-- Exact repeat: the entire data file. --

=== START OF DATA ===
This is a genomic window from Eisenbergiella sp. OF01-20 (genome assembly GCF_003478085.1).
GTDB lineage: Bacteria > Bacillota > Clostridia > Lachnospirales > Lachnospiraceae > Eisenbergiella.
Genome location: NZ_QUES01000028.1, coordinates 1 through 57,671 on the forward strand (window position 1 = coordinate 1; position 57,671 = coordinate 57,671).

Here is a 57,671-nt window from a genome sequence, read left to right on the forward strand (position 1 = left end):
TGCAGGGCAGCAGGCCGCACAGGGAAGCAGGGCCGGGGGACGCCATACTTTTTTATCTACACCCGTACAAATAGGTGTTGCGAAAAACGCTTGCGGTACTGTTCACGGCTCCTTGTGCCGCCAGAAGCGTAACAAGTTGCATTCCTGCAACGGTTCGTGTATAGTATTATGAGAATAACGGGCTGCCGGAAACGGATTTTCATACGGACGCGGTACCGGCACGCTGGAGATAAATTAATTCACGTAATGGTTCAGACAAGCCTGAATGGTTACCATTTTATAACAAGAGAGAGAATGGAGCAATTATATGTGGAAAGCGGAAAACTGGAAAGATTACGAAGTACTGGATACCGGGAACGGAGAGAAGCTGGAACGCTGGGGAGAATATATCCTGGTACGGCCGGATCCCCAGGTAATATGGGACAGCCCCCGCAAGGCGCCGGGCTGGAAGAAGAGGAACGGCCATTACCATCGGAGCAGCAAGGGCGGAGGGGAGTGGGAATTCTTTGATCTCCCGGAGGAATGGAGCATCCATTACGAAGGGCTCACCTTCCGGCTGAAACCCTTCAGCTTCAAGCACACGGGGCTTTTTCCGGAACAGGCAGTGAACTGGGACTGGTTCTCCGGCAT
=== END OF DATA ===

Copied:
This is a genomic window from Eisenbergiella sp. OF01-20 (genome assembly GCF_003478085.1).
GTDB lineage: Bacteria > Bacillota > Clostridia > Lachnospirales > Lachnospiraceae > Eisenbergiella.
Genome location: NZ_QUES01000028.1, coordinates 1 through 57,671 on the forward strand (window position 1 = coordinate 1; position 57,671 = coordinate 57,671).

Here is a 57,671-nt window from a genome sequence, read left to right on the forward strand (position 1 = left end):
TGCAGGGCAGCAGGCCGCACAGGGAAGCAGGGCCGGGGGACGCCATACTTTTTTATCTACACCCGTACAAATAGGTGTTGCGAAAAACGCTTGCGGTACTGTTCACGGCTCCTTGTGCCGCCAGAAGCGTAACAAGTTGCATTCCTGCAACGGTTCGTGTATAGTATTATGAGAATAACGGGCTGCCGGAAACGGATTTTCATACGGACGCGGTACCGGCACGCTGGAGATAAATTAATTCACGTAATGGTTCAGACAAGCCTGAATGGTTACCATTTTATAACAAGAGAGAGAATGGAGCAATTATATGTGGAAAGCGGAAAACTGGAAAGATTACGAAGTACTGGATACCGGGAACGGAGAGAAGCTGGAACGCTGGGGAGAATATATCCTGGTACGGCCGGATCCCCAGGTAATATGGGACAGCCCCCGCAAGGCGCCGGGCTGGAAGAAGAGGAACGGCCATTACCATCGGAGCAGCAAGGGCGGAGGGGAGTGGGAATTCTTTGATCTCCCGGAGGAATGGAGCATCCATTACGAAGGGCTCACCTTCCGGCTGAAACCCTTCAGCTTCAAGCACACGGGGCTTTTTCCGGAACAGGCAGTGAACTGGGACTGGTTCTCCGGCAT